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ED Accreditation Update: Is your ED ready to comply with patient safety goals?
Additions target test results, meds, and falls
The newly announced national patient safety goals, which are expected to receive special emphasis at accreditation surveys, require EDs and other departments of the hospital to accurately and completely reconcile medications across the continuum of care.
"I think everyone is recognizing now that medication errors are a significant problem," explains Lowell W. Gerson, PhD, professor of epidemiology in the division of community health sciences at Northeastern Ohio Universities College of Medicine in Rootstown.
During 2005, EDs must develop a process for obtaining and documenting a list of a patient’s current medications upon his or her admission and must involve the patient. As part of this process, ED staff must compare the medications the organization provides to those on the list. The process must be implemented by January 2006. The remainder of the new goals goals take effect Jan. 1, 2005.
A complete list of the patient’s medications must be communicated to the next provider when the ED refers or transfers a patient within or outside the hospital.
Every facility is working on this problem of reconciliation, sources say. One problem at some hospitals is that computers treat medications that a patient receives in the ED as separate from the medications the patient receives as an inpatient, says Robert L. Wears, MD, MS, attending physician at Shands Jacksonville and professor at the University of Florida in Jacksonville.
"Pharmacies and [information technology departments] are trying to produce reconciliation," Wears says.
It’s critical that the problem be examined from a systems perspective vs. making an effort in one or two areas, says Matthew Rice, MD, JD, practicing emergency physician and chief medical officer at Northwest Emergency Physicians, a Team Health affiliate, in Seattle. Rice is on the board of directors of the National Patient Safety Foundation in Washington, DC.
"It’s a problem with the continuum of care," he says. "That’s why [the goal] is phrased that way."
Not only is the problem systemwide, but it is a systems problem, Gerson adds.
"As much as you can take the human being out of the process, the better off you are," he says. EDs need systems with checks, such as physician entered computerized order-entry, bar code checking, and software systems that alert providers to interactions, Gerson notes.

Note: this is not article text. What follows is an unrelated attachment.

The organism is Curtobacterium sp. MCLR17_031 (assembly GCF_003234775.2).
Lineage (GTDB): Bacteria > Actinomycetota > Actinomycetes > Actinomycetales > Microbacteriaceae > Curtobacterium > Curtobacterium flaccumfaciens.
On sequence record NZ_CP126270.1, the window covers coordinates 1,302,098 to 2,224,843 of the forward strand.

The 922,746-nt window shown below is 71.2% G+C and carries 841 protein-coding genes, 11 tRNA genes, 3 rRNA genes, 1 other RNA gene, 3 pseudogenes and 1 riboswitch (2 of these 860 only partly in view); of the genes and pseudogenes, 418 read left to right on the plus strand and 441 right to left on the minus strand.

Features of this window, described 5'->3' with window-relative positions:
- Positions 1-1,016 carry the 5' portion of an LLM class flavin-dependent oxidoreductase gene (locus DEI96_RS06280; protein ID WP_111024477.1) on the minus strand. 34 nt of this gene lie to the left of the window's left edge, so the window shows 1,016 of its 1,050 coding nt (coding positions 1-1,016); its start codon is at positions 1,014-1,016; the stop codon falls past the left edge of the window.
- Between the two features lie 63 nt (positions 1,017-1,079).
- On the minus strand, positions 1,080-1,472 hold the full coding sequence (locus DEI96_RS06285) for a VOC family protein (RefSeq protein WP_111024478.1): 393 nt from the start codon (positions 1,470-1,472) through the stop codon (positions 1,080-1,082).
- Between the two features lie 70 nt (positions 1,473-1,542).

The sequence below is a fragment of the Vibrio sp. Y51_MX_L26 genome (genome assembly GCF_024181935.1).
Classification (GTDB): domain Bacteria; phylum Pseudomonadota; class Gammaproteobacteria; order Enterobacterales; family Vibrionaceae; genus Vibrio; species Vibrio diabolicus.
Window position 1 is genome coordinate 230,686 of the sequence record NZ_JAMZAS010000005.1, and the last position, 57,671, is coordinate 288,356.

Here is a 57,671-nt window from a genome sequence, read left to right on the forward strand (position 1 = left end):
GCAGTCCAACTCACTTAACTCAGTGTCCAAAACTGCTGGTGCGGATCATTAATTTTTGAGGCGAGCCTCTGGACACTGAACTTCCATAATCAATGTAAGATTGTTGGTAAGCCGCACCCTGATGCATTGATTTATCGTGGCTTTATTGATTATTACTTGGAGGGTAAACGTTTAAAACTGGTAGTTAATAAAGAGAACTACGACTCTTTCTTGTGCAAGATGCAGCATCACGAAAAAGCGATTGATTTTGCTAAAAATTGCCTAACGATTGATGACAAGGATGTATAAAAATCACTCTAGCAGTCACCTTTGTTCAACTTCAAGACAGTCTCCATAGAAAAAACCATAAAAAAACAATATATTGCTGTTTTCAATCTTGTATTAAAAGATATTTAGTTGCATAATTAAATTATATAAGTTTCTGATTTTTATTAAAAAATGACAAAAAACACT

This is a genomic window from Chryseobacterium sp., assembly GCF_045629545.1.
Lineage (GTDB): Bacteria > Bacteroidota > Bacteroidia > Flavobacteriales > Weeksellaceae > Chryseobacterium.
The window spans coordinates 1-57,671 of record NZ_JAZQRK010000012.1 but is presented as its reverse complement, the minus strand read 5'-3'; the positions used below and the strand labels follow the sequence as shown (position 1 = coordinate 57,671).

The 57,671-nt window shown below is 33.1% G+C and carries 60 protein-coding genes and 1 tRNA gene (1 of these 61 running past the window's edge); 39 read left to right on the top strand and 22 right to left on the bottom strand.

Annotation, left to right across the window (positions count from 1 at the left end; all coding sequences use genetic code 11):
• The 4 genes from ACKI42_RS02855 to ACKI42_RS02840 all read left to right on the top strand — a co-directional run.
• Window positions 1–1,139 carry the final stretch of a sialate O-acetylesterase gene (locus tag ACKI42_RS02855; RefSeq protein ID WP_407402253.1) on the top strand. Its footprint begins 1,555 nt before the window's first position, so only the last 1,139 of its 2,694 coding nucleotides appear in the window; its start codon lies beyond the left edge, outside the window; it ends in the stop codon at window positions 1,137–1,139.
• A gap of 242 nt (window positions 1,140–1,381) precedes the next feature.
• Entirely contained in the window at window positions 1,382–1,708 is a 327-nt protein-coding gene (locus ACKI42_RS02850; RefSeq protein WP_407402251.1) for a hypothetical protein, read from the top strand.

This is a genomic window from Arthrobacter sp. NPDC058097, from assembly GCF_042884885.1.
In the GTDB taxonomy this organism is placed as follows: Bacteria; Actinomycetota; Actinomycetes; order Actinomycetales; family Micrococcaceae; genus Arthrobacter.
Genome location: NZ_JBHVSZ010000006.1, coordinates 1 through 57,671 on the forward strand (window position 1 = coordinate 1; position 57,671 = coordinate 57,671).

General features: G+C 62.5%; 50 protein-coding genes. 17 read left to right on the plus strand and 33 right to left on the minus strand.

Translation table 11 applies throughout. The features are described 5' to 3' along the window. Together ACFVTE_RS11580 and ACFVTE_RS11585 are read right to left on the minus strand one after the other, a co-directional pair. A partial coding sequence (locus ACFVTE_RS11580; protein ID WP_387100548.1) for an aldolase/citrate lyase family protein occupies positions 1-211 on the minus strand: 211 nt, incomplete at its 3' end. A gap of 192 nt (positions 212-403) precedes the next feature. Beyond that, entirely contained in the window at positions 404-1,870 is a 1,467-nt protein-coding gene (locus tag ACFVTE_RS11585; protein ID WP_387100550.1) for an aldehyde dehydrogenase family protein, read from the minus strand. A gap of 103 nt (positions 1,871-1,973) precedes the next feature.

Other additions to the national patient safety goals are:
Many EDs have a process of reporting panic values, Wears says. "The problem is that most of the definitions of panic values don’t actually cause any panic in anybody," he points out.
Panic values create a number of false alarms in the typical hospital, Wears says. "The danger, when staff members are inundated with false alarms, is that they start to ignore all of the alarms."
Many hospital systems are altering their processes to have multiple persons to check that test results are reported and received in a timely manner, Rice explains. "If you have one person involved, a person can have slips or lapses with bad outcomes based on the failure to identify issues and deal with them," he says.
MacNeal Hospital in Berwyn, IL, has an interdisciplinary falls committee that has been very active over the past year, says Jenny Meziere, RN, BSN, CEN, manager of emergency/trauma and gastrointestinal services. The group has developed an incident report specifically for falls that seeks to identify the cause by asking questions about staffing and unit census, obstacles, lighting, medications given to the patient in the past eight hours, and whether the patient was identified as a fall risk, Meziere says.
"The falls committee then takes these [quality improvement] reports and breaks down what happened and why," she says.
Also, the committee has added a blue armband to patients identified as being at risk for falls, Meziere adds. "This then is a visual clue to everyone that the patient is at risk and needs to be monitored closely," she says. "Even when patients are off their unit having testing, other departments know that the patient is at risk for a fall."
Patients may be at risk of falling due to cognitive impairment or instability, Gerson suggests. Any patients identified at risk should be closely observed and provided with escorts as needed, he says. Also, avoid having slick floors, Gerson adds.
If family members are there, advice them when a patient is at risk of falling, suggests Michelle H. Pelling, MBA, RN, president of The ProPell Group, a Newburg, OR-based consulting firm specializing in continuous Joint Commission accreditation readiness and performance improvement. "If a family member isn’t there, the person may be very vulnerable," she adds.
This task is almost impossible, due to the inordinate number of potentially confusing names and sounds, Wears says. "I know our pharmacy looked at it, and before they had gotten through [the drugs starting with] A, they had gotten to 100," he says. "There are probably well over 1,000 conflicts when you look at all the possibilities."
Look-alike drugs are particularly challenging, he says. "When hospitals change supplies or turn to generic drugs, packaging material tends to change appearance," he says.
With all of these new goals, don’t try to address them within your ED only, Pelling advises. "The organization has to have a plan about what they’re going to do, who has what piece, and they must work together collaboratively," she says.
To access the national patient safety goals, go to www.jcaho.org. Under "Top Spots," click on "national patient safety goals."